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Career Development, that’s the new spin on New England Portfolio Reviews (NEPR) this year. Replacing the hectic, cattle call feeling of past (and more typical) reviews, this year’s version held at the Griffin Museum on Saturday and Sunday got kinder and gentler, according to participants. The biggest difference was starting out the program with educational sessions and panel discussions fueled by experts from all over the photography biz map. Saturday’s program featured the always popular Mary Virginia Swanson, first explaining how to make the most of a portfolio review experience and then leading a panel discussion which introduced seven photography movers and shakers from museums and galleries, along with private and commercial companies. Participants I spoke with found the new format an effective and non-threatening way to offer solid ideas and approaches for developing and marketing their portfolios. Bag lunches and an hour-long break gave everyone a chance to mingle, share ideas and connect with others before the afternoon review sessions. Said one NEPR veteran, “this is so much more intimate and relaxed.” And another, “ this building of the photographic community is the real value of this experience.”
But a review session is a review session is a review session. The one-on-one portfolio review always feels high-stakes to the photographer being evaluated. Efforts were made to optimize the experience: 20-minute review sessions over a four-hour period with eleven potential reviewers is easier to digest than a couple of day-long slogs. And a brief wrap-up session at the end of each day gave all participants a chance to weigh in, another program improvement.
Although I observed some of the reviews, floating through this event gave me a chance to personally view the portfolios of several artists and to visit the book publishers display, manned by well-versed photographers Caitie Moore and Matthew Gamber. They introduced me to a selection of books offered by some notable small publishing houses I’d never even heard of before. This is a very helpful resource for photographers interested in finding a publisher with the right fit for their work.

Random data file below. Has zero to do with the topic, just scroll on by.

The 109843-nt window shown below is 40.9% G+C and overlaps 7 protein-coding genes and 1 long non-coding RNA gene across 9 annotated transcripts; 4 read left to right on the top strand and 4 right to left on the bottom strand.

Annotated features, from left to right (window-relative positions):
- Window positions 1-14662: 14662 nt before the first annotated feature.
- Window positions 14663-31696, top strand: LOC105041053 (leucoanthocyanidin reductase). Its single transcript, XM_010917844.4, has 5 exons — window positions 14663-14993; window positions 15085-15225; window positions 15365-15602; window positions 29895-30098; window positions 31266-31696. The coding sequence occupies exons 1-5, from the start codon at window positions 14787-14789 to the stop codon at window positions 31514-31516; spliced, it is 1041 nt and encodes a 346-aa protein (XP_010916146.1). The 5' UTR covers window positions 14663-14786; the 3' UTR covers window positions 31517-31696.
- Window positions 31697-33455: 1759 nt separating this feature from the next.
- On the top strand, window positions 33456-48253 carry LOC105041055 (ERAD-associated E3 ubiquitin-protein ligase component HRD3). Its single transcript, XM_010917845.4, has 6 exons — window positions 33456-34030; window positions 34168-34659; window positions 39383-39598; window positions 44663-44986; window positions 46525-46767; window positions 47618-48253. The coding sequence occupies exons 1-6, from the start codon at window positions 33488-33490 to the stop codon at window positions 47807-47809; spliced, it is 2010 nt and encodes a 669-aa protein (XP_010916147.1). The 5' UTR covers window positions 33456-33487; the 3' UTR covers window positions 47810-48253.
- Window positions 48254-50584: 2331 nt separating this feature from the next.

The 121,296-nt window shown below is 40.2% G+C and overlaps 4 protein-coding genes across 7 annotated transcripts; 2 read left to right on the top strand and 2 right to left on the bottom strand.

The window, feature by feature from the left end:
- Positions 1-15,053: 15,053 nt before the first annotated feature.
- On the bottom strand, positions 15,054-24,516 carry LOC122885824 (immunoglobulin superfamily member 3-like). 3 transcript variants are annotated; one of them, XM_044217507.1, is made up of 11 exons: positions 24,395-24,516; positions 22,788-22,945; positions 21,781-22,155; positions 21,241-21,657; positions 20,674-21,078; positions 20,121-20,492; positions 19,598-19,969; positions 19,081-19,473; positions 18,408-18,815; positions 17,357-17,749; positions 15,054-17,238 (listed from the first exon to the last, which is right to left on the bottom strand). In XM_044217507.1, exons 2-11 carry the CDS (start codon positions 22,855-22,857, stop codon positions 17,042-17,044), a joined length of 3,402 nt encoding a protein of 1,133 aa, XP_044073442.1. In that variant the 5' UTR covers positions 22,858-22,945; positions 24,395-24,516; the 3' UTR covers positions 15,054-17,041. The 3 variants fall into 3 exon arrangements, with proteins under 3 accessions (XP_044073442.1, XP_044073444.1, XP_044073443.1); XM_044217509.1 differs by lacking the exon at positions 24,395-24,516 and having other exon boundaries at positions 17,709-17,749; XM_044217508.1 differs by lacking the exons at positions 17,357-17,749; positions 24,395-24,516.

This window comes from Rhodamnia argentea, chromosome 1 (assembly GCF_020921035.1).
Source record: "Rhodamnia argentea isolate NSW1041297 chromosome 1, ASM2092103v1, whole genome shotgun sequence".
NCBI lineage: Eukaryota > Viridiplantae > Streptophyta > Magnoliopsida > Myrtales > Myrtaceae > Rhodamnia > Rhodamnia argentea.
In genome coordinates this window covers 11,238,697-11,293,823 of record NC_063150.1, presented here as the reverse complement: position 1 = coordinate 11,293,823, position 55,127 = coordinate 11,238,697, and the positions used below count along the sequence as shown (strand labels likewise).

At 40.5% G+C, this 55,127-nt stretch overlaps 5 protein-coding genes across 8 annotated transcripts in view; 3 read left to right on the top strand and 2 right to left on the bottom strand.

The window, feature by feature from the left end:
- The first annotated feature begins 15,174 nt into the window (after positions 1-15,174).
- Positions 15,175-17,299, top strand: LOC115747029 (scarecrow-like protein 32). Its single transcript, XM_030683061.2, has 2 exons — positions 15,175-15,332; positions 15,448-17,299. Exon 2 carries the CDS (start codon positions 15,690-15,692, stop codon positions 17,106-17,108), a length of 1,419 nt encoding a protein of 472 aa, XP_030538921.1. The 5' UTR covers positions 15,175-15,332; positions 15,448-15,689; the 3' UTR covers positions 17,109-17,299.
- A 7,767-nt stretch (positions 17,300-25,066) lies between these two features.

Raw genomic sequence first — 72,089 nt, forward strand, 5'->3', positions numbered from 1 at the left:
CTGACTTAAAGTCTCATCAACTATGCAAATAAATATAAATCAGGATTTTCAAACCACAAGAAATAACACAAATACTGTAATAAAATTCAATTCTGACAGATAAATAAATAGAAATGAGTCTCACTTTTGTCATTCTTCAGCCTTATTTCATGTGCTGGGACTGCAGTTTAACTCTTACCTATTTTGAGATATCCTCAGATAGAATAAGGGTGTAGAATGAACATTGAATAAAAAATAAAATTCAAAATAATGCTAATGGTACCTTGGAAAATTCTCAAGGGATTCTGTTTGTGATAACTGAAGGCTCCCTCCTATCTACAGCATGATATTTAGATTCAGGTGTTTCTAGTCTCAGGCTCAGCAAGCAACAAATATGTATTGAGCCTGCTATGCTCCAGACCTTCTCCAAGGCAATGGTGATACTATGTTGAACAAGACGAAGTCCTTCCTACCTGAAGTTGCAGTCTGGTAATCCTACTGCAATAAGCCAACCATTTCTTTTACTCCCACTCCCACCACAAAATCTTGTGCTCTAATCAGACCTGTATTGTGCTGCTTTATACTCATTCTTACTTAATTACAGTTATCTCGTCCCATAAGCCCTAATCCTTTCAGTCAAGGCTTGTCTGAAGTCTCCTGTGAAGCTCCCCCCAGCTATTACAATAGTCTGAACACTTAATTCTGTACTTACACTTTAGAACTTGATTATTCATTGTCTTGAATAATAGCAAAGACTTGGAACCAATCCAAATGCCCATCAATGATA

The NEPR attracts photographers with a vast range of experience, from veterans like the editorial portrait photographer Susan Lapides to the first-timer who just graduated high school, Acadia Mezzofanti. Lapides’ environmental portraits are fresh and dynamic, demonstrating her ability to engage effectively with subjects from all walks of life. Mezzofanti ‘s “Camouflage” portfolio features youthful female portraits overlaid with projected patterns, from bamboo forests to colorful mosaics. Although shot digitally, her makeshift studios are analog and her prints unmanipulated, giving them a spirit that feels genuine.
Photographer Jim Nickelson, a professional printer and one of six chosen for the “2013 NEPR Showcase” exhibit held at the PRC last December (see: http://elinspringphotography.com/blog/nepr-showcase/), brought two well-developed portfolios, “Pyrotechnic” and “Adventures in Celestial Mechanics”, demonstrating his mastery of widely divergent approaches to events in the sky. In “Pyrotechnic”, Nickelson’s exquisite compositions and positive or inverted B&W prints transform fireworks into elegant abstractions. Conversely, his photographs of the full moon, shot in every month, are nuanced and sublime color studies (see feature image).
Photographer Mara Brod bucks the current trend to large prints with her portfolio of small landscapes shot with color film, then developed and printed in a wet darkroom. Her gem-like prints combine diminutive scale and slightly altered hues to an alluring, nostalgic effect.
Medical engineer and “moonlighting” photographer Lucas James combines high and low tech in his nude studies. Photographing the reflection of his subject in hand-polished and distressed sheets of aluminum, copper or steel, James creates a range of impressionistic images that include both beautiful and disturbing distortions.
As even these few examples show, NEPR participants possess a wide range of photographic experience and interests. With its relaxed atmosphere, the addition of instructional elements and ample opportunity to meet and connect with others, NEPR promises to grow ever more popular. This weekend’s program addressed the ways in which photographers could target markets for their work. Paula Tognarelli, Executive Director and Curator of the Griffin Museum, says she hopes to host a few versions of NEPR every year, each with a different educational emphasis. Stay tuned.
Feature image: “Chaste Moon I” photograph by Jim Nickelson